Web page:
Mike Trout was not on the Angels for their first 20 games of the season. Their record at that time was 6-14 and so, Trout was summoned. In his debut, the Angels stopped a five-game losing streak with a 2-1 victory over Cleveland, though Trout was 0-for-4 that day. He wouldn't have many unproductive days after that and the Angels started winning.
In fact, the Angels are 34-19 when Trout starts and it's not hard to see why. Over the last 30 days, his 2.2 fWAR is number one among all qualified batters in baseball. For the season, he now sits at 3.8 fWAR in almost exactly a third of a regular season, which would put him on a pace of 11.4 fWAR in an entire year.
That's not good. That's not great. That's elite. That's the best of the best. Jacoby Ellsbury led all batters in 2011 with 9.4 fWAR. Matt Kemp posted an 8.7. Very, very few batters ever top 9 fWAR and the last person to top 10 was Barry Bonds in 2004, when he posted an amazing 11.9 fWAR.
Mike Trout: The best all-around player since Barry Bonds?!?!
Probably not, as a sample size of 53 games is not enough to make huge strides in judgment, but we can probably conclude that Trout is in the running for best player in the game today. His unique set of special skills is something that you don't have want to have Taken for granted.
Here's an update on what Trout has done this season: .344/.402/.532, 7 HR, 30 RBI, 47 R, 21 SB, 8.6% BB, 18.9% K, .188 ISO, .405 BABIP, .414 wOBA. After he plays one more game, he'll technically be exactly 1/3rd of the way into a full season, but we can pace it out that way anyway because I do what I want. For a full year: 21 HR, 90 RBI, 141 runs, 62 stolen bases, 72 extra bases hits in total.
In the history of baseball, only six players have ever gone 20/60 during a season.
His improvement as the season wears on, is even more astounding. Trout is hitting .394/.445/.545 with 2 HR, 14 RBI, 13 SB, 1 CS, 17 K, 9 BB in 110 plate appearances in June. That will wet your fantasy whistle to be sure, but even more amazing is that Trout rates as one of the best baserunners and defenders in baseball, so that's what gives him that added oomph of perhaps being the all-around best player in the game today.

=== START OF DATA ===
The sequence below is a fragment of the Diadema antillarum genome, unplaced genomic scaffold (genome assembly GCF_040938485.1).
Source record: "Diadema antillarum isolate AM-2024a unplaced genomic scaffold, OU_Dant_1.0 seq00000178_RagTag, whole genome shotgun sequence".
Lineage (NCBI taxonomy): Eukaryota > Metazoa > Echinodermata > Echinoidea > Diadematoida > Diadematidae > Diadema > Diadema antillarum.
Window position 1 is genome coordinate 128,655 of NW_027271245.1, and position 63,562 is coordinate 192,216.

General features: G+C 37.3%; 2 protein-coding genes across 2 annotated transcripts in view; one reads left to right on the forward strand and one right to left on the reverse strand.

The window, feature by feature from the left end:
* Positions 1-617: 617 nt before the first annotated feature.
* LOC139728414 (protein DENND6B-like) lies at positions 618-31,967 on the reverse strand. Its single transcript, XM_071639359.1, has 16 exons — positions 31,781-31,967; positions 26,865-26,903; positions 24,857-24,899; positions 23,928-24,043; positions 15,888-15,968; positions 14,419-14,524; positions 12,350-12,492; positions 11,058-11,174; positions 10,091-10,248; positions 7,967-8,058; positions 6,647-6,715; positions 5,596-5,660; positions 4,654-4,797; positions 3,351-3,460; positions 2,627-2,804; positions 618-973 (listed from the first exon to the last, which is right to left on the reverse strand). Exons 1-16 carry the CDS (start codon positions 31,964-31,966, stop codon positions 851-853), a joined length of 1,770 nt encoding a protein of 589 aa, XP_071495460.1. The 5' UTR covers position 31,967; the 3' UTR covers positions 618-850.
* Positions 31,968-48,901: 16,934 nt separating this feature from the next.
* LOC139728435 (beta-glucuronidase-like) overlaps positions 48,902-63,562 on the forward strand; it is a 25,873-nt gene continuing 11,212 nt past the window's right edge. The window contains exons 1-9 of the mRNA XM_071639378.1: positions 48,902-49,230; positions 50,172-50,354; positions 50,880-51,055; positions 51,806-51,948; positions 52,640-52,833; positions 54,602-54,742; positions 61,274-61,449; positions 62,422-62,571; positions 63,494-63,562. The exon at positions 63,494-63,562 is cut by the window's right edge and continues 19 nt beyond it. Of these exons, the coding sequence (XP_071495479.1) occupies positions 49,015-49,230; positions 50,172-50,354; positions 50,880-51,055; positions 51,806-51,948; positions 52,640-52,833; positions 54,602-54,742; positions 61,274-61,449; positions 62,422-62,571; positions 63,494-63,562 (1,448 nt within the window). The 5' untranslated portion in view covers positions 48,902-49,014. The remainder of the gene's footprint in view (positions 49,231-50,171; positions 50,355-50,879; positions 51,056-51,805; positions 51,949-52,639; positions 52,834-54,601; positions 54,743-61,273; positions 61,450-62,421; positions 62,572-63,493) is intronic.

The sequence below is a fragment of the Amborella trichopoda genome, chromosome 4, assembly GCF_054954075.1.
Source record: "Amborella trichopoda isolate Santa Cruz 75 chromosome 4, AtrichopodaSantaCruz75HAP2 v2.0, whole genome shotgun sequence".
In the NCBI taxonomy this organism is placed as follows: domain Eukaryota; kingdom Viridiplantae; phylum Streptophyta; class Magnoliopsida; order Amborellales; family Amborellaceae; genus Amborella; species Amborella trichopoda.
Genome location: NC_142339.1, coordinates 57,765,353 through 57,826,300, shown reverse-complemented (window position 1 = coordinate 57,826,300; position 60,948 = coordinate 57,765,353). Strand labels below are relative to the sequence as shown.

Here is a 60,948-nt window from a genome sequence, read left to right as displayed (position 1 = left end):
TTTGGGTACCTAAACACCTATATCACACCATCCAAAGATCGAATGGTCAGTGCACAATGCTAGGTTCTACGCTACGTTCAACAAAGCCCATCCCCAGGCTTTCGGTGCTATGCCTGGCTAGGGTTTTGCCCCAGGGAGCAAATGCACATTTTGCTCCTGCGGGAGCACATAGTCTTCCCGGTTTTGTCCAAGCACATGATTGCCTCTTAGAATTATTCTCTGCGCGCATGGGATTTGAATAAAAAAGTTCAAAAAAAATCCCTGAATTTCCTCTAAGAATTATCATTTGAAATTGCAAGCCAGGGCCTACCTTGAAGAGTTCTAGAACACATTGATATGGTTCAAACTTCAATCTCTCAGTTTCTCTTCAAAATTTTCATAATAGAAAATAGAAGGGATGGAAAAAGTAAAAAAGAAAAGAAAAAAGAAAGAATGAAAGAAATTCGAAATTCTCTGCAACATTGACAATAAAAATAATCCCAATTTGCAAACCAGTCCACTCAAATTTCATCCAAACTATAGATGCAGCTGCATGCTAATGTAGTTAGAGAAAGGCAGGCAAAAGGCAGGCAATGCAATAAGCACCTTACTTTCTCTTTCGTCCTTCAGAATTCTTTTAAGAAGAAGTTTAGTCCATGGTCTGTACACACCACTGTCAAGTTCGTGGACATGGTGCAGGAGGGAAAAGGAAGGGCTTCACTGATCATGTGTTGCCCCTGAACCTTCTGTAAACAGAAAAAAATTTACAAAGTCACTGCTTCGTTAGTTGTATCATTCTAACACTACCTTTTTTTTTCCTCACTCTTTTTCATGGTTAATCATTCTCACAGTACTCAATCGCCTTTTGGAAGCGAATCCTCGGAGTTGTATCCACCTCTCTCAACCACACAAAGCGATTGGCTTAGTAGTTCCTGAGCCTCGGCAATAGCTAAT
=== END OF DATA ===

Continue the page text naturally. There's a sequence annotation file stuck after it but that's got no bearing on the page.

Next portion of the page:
Oh yeah, here's the comical part that you already knew was coming: Trout is 20. Trout (ironically enough) can't legally drink yet. There are few age 20 seasons that will ever compare to Trout, but let's try...
There's Hall of Famer Al Kaline, who hit .340/.421/.546 with a league-leading 200 hits in 152 games for the Tigers in 1955 with 27 HR and 102 RBI.
Mickey Mantle hit .311/.394/.530 with 23 HR, 87 RBI in 142 games for the Yankees when he was 20 in 1952.
Ken Griffey, Jr. hit .300/.366/.481 with 22 HR, 80 RBI, 16 SB in 155 games as a 20-year-old.
Andruw Jones hit .231/.329/.416 with 18 HR and 20 SB as a 20-year-old and could compare to Trout as one of the best defensive outfielders in the game at such a young age.
Ted Williams throws his name in the hat by hitting .327/.436/.609 with 31 HR, 145 RBI, 44 doubles, 107 BB/64 K in 149 games.
Vada Pinson isn't in the Hall of Fame, but he hit .316/.371/.509 with 20 HR, 21 SB, 47 doubles at the age of 20 and is in the Hall of Very, Very Good.
Frank Robinson had no issues getting into the Hall of Fame and hit .290/.379.558 with 38 HR, 8 SB, 122 R for the Reds in 1956.
But of course, the most recent example is Alex Rodriguez, who hit .358/.414/.631 with 36 HR, 123 RBI, 15 SB and 54 doubles for the Mariners in 1996 at the age of 20. It's perhaps and probably the best all-around season for a 20-year-old ever, has argument for the best season as a shortstop ever offensively, and argument as the best full-season debut (wasn't technically a rookie anymore) ever too.
This is the company that Mike Trout is keeping right now, where almost all of the players had an automatic bid to the Hall when they qualified.
Most of them have in common the fact that they got to the bigs when they were 19, so they were somewhat prepared for their full-season debuts at 20, just like Trout is this year. They were fast, powerful, talented, and advanced in age just like Trout is. Though to his credit, none of these players have speed like Trout, who could easily top 50 every year. Basically, and I know a lot of people hate on Ichiro, but basically Trout is like a better hitting version of Ichiro that's getting started seven to eight years sooner.
The defense is there. The speed is there. The power is superior. Trout would be on pace for 225 hits this season and his 72 extra base-hits would be a landslide over Ichiro's career high of 50. Basically, Trout would be getting as many hits as Ichiro, but making them count for a whole lot more and though Ichiro has his haters, I am not one of them. He's one of the best players of this century and Mike Trout is like a much better version of that.
So, is he the best player in baseball already today, at the age of 20? It's too early to tell, but on a per-game basis, nobody in the league has been better than him. The Angels have seen their season turn around under him and he could be the first rookie to win MVP since Ichiro did it in 2001. It's also important to note that many of those Hall of Famers I listed above didn't go on to just get better and better until they exploded. Some of them that really had amazing age 20 seasons, like Rodriguez, peak in categories like batting average at first and then hit for more power and fewer stolen bases down the line. Trout will adapt and change as the pitchers and the game adapts around him, but he'll still possess the skillset that will likely make him a top 10 player for the next 10-15 years.
He's certainly been the best 20-year-old we've seen since 1996 and one of the best to ever play the game, especially in the modern era. I wonder how long we'll have to wait until another 20-year-old breaks ground and becomes the next Mike Trout....
/checks Bryce Harper's birthdate. /laughs. /oh geez. See ya next year!